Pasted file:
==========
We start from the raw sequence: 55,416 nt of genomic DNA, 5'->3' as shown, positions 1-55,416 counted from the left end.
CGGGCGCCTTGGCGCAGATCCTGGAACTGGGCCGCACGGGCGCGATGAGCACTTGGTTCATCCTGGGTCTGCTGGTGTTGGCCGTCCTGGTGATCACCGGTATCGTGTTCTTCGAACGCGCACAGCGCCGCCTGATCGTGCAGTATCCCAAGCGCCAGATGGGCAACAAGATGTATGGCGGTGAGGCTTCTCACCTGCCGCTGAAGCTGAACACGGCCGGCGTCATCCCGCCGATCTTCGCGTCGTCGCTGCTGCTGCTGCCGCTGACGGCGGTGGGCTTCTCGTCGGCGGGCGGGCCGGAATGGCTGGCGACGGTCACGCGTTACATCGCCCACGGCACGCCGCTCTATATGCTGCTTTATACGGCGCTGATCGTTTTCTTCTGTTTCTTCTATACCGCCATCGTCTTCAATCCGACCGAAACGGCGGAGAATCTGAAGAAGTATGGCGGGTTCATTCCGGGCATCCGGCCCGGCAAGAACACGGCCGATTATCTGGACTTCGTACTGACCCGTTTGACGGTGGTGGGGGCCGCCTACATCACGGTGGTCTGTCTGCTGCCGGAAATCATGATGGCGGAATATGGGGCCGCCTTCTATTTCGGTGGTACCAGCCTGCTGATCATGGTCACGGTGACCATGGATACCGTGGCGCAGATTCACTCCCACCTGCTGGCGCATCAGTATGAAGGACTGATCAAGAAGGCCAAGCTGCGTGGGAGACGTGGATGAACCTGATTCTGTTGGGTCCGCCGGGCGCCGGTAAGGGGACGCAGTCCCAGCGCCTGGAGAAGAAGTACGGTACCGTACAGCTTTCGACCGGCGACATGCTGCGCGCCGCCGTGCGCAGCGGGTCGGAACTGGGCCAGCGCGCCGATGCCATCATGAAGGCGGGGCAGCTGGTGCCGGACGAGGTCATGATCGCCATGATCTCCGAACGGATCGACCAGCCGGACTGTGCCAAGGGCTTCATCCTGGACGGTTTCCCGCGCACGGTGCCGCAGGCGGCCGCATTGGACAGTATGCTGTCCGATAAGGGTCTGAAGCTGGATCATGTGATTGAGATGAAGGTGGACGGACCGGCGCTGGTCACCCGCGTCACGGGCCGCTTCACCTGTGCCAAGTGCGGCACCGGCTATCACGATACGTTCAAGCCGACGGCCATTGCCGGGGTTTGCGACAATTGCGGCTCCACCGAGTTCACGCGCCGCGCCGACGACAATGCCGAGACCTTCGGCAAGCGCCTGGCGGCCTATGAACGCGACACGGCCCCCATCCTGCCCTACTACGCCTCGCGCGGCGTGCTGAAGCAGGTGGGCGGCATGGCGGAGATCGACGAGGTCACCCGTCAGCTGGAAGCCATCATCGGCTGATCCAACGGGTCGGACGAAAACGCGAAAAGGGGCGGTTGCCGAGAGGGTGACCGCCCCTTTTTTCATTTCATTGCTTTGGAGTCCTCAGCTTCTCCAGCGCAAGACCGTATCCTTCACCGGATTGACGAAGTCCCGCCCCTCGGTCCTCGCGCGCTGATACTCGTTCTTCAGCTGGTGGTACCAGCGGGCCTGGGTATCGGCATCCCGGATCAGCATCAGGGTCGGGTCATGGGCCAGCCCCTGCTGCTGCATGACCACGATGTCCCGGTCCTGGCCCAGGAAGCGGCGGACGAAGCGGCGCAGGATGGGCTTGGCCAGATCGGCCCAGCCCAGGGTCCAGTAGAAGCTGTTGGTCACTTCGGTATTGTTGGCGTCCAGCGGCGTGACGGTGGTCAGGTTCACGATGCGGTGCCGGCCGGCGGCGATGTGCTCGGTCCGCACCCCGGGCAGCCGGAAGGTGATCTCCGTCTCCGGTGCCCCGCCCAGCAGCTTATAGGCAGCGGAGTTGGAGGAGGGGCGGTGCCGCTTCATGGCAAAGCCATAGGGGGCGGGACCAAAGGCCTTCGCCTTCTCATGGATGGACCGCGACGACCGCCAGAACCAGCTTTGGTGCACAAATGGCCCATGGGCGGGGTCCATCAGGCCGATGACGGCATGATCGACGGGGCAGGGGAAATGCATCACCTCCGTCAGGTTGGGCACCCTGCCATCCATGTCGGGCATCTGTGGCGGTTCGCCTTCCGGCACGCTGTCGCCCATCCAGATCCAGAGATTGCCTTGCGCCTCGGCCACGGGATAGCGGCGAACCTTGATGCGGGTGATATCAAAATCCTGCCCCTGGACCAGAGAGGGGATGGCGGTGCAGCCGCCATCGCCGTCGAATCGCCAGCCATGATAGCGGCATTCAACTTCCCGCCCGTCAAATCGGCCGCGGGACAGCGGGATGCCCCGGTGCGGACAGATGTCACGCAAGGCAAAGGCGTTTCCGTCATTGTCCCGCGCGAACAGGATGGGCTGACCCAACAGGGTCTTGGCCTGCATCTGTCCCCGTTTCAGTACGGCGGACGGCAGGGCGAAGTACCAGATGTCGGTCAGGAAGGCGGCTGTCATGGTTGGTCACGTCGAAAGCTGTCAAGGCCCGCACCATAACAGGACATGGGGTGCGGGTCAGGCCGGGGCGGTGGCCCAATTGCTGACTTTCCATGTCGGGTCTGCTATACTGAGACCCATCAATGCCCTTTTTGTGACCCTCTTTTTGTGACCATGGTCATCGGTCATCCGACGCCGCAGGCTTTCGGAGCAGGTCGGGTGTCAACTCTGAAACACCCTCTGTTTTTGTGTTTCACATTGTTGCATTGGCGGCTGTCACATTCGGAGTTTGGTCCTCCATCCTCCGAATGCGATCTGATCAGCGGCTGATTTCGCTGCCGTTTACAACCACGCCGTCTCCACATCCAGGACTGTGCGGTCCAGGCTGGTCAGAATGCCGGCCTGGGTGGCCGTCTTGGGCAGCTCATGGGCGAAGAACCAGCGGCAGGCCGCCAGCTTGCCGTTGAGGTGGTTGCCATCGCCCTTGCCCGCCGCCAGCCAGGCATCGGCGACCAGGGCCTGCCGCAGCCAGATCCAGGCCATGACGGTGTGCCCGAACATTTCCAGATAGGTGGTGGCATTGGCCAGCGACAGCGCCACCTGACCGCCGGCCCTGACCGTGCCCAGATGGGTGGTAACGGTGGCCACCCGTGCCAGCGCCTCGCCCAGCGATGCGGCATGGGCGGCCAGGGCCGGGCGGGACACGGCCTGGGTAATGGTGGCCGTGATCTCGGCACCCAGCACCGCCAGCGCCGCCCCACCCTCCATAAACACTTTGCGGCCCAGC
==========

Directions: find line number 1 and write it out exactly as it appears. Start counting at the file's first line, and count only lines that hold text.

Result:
We start from the raw sequence: 55,416 nt of genomic DNA, 5'->3' as shown, positions 1-55,416 counted from the left end.